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Jeffrey J. Bond, 69, former Catholic priest and teacher who became a social service administrator and family man

Jeffrey J. Bond spent 14 years as a priest in the Archdiocese of Philadelphia. After leaving the clergy, he found quiet ways to help people, including the poor, elderly, and homeless.

Jeffrey J. Bond
Jeffrey J. BondRead moreCourtesy of the Bond Family (custom credit)

Jeffrey J. Bond, 69, of Wayne, a former Catholic priest and teacher who after leaving the clergy became a social service administrator and family man, died Thursday, Oct. 24, of heart disease at home.

Born in Chestnut Hill, he graduated from Bishop McDevitt High School and earned a bachelor’s degree in philosophy from Mount St. Mary’s University in Emmitsburg, Md.

Starting in 1972, he studied at St. Charles Borromeo Seminary in Wynnewood. He was ordained a priest in May 1977 and through 1991 was a priest in the Archdiocese of Philadelphia.

He was assistant pastor at St. Anne’s parish in Kensington and then at St. Francis de Sales in West Philadelphia. He believed in ministering to parishioners in person.

“At St. Anne’s, he would get on his bike and go from one house to the next,” said his sister, Jeanne Bond Craft. “He was a priest for the people. He got into their lives, and they loved him.”

During the late 1980s, Mr. Bond taught, was an administrator, and coached basketball at St. John Neumann High School. He also taught religion and provided college counseling at Cardinal O’Hara High School.

“He was definitely a great influence on my life, and his impact has carried on to this day,” Al Lipscomb, a student in Neumann’s Class of 1988, posted in an online condolences book.

In 1992, Mr. Bond left the priesthood because he was uncomfortable with the politics of the church. He felt he could be more effective helping others outside the clergy. Most of all, he longed for a family. “He wanted to have a wife and children,” his sister said.

In 1994, he met and married Mary Ann Finley. Soon after their wedding, the couple traveled to the former Soviet Union to adopt a son, Roman.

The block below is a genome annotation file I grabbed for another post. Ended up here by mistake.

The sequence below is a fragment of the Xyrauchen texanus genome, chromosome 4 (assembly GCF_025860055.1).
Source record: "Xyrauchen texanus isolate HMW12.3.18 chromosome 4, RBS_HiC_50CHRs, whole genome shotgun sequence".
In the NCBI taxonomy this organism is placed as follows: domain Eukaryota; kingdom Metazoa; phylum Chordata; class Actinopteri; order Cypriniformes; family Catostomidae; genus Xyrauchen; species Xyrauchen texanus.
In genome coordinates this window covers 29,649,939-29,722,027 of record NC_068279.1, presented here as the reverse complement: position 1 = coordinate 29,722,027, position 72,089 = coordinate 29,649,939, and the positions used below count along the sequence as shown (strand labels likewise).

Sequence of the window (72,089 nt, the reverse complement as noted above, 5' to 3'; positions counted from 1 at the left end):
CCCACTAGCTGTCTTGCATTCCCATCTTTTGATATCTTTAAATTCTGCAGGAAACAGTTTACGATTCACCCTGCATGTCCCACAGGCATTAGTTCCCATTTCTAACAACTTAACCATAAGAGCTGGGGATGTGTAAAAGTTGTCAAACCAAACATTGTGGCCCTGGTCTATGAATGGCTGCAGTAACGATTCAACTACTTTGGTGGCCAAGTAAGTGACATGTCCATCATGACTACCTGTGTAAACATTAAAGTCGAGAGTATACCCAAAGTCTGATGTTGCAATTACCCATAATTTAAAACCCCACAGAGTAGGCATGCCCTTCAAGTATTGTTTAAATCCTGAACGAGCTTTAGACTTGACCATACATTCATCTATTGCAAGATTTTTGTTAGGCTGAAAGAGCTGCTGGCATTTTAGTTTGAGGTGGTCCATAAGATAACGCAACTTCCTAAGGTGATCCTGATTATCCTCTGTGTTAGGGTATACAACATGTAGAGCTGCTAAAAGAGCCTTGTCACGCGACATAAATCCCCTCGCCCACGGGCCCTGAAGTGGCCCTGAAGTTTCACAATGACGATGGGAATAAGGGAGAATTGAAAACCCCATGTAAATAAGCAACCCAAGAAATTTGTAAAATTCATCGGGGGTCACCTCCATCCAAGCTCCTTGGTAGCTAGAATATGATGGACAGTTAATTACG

They were aided by a nonprofit, Help Us Adopt. As a way of giving back, he and his wife dedicated free time and resources to help other prospective adoptive parents working through the agency. “We were co-chairs of a fundraising dinner the night before he passed away,” said his wife. “He was glad to be giving back.”

Mr. Bond was director of the Salvation Army’s Eliza Shirley House in Philadelphia from 1992 to 1996. He ran a 160-bed shelter for homeless families.

From 2003 to 2007, Mr. Bond was director of recreational activities and director of the summer camp at Valley Forge Military Academy and College. The camp grew from a small program to a thriving enterprise, his family said.

From 2008 to 2012, he ran an after-school program operated by Project HOME in Philadelphia. Its aim was to keep underserved youth in school so they could someday attend college. He helped 100 students prepare for college.

In 2012, Mr. Bond founded Caring Hearts Home Care Assistance LLC, a Wayne nonprofit. The firm provides physical, social, and emotional care for the elderly. He had gotten the idea for the nonprofit after caring for his own father.

The Rev. J. Thomas Heron, pastor at St. Matthew’s Roman Catholic Church in Conshohocken and a longtime friend, said Mr. Bond heeded the Gospel’s direction to help those in need.

“His charity and generosity abounded, and he gave people the benefit of the doubt,” Heron said. “He had a compassionate heart.” The pastor said that if children needed clothing or families had no furniture, Mr. Bond would quietly provide.

“He believed that with dignity and independence, they would get back on their feet,” Heron said.

Besides his wife and son, Mr. Bond is survived by two sisters, five brothers, and 14 nieces and nephews.

Services were Tuesday, Oct. 29.

Donations may be made to the Jeffrey J. Bond Scholarship Fund, La Salle College High School, 8605 W. Cheltenham Ave., Wyndmoor, Pa. 19038. The fund is in honor of his parents, who supported the school.